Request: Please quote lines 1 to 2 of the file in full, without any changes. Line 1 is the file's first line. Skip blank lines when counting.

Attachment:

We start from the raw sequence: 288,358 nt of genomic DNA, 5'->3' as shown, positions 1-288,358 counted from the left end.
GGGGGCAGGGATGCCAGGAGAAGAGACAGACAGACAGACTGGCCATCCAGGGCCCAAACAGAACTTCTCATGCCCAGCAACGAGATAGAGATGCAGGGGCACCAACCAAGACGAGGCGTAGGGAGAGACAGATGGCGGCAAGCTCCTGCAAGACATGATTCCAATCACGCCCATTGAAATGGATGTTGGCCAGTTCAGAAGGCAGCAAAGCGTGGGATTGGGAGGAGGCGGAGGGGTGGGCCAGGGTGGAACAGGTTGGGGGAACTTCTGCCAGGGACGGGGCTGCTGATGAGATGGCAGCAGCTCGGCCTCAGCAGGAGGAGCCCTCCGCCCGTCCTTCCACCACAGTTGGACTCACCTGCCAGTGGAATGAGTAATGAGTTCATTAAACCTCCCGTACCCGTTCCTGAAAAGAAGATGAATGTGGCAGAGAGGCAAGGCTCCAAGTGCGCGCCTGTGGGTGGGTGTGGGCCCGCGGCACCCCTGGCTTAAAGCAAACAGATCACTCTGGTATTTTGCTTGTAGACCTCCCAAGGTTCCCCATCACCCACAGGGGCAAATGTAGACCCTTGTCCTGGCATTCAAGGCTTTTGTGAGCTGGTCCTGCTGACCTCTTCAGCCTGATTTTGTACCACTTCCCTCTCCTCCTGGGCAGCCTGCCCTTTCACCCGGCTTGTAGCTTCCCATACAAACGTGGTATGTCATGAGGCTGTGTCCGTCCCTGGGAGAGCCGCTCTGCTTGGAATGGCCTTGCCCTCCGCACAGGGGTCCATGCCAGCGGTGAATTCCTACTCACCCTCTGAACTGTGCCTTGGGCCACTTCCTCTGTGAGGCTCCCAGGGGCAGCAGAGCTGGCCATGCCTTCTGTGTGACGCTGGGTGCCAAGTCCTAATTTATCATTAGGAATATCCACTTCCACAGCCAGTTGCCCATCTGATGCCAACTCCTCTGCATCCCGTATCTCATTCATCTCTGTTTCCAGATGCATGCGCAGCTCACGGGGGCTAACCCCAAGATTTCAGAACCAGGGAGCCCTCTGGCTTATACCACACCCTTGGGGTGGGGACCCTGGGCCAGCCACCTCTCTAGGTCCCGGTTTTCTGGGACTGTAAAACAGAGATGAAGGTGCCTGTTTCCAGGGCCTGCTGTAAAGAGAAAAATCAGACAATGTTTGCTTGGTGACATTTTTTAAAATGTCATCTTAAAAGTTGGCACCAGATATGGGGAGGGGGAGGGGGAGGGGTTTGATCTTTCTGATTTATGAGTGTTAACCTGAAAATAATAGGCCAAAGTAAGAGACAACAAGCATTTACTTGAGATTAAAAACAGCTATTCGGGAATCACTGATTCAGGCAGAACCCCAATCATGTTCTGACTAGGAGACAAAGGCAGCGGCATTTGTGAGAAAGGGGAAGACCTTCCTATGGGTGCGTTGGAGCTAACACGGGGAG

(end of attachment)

We start from the raw sequence: 288,358 nt of genomic DNA, 5'->3' as shown, positions 1-288,358 counted from the left end.
GGGGGCAGGGATGCCAGGAGAAGAGACAGACAGACAGACTGGCCATCCAGGGCCCAAACAGAACTTCTCATGCCCAGCAACGAGATAGAGATGCAGGGGCACCAACCAAGACGAGGCGTAGGGAGAGACAGATGGCGGCAAGCTCCTGCAAGACATGATTCCAATCACGCCCATTGAAATGGATGTTGGCCAGTTCAGAAGGCAGCAAAGCGTGGGATTGGGAGGAGGCGGAGGGGTGGGCCAGGGTGGAACAGGTTGGGGGAACTTCTGCCAGGGACGGGGCTGCTGATGAGATGGCAGCAGCTCGGCCTCAGCAGGAGGAGCCCTCCGCCCGTCCTTCCACCACAGTTGGACTCACCTGCCAGTGGAATGAGTAATGAGTTCATTAAACCTCCCGTACCCGTTCCTGAAAAGAAGATGAATGTGGCAGAGAGGCAAGGCTCCAAGTGCGCGCCTGTGGGTGGGTGTGGGCCCGCGGCACCCCTGGCTTAAAGCAAACAGATCACTCTGGTATTTTGCTTGTAGACCTCCCAAGGTTCCCCATCACCCACAGGGGCAAATGTAGACCCTTGTCCTGGCATTCAAGGCTTTTGTGAGCTGGTCCTGCTGACCTCTTCAGCCTGATTTTGTACCACTTCCCTCTCCTCCTGGGCAGCCTGCCCTTTCACCCGGCTTGTAGCTTCCCATACAAACGTGGTATGTCATGAGGCTGTGTCCGTCCCTGGGAGAGCCGCTCTGCTTGGAATGGCCTTGCCCTCCGCACAGGGGTCCATGCCAGCGGTGAATTCCTACTCACCCTCTGAACTGTGCCTTGGGCCACTTCCTCTGTGAGGCTCCCAGGGGCAGCAGAGCTGGCCATGCCTTCTGTGTGACGCTGGGTGCCAAGTCCTAATTTATCATTAGGAATATCCACTTCCACAGCCAGTTGCCCATCTGATGCCAACTCCTCTGCATCCCGTATCTCATTCATCTCTGTTTCCAGATGCATGCGCAGCTCACGGGGGCTAACCCCAAGATTTCAGAACCAGGGAGCCCTCTGGCTTATACCACACCCTTGGGGTGGGGACCCTGGGCCAGCCACCTCTCTAGGTCCCGGTTTTCTGGGACTGTAAAACAGAGATGAAGGTGCCTGTTTCCAGGGCCTGCTGTAAAGAGAAAAATCAGACAATGTTTGCTTGGTGACATTTTTTAAAATGTCATCTTAAAAGTTGGCACCAGATATGGGGAGGGGGAGGGGGAGGGGTTTGATCTTTCTGATTTATGAGTGTTAACCTGAAAATAATAGGCCAAAGTAAGAGACAACAAGCATTTACTTGAGATTAAAAACAGCTATTCGGGAATCACTGATTCAGGCAGAACCCCAATCATGTTCTGACTAGGAGACAAAGGCAGCGGCATTTGTGAGAAAGGGGAAGACCTTCCTATGGGTGCGTTGGAGCTAACACGGGGAG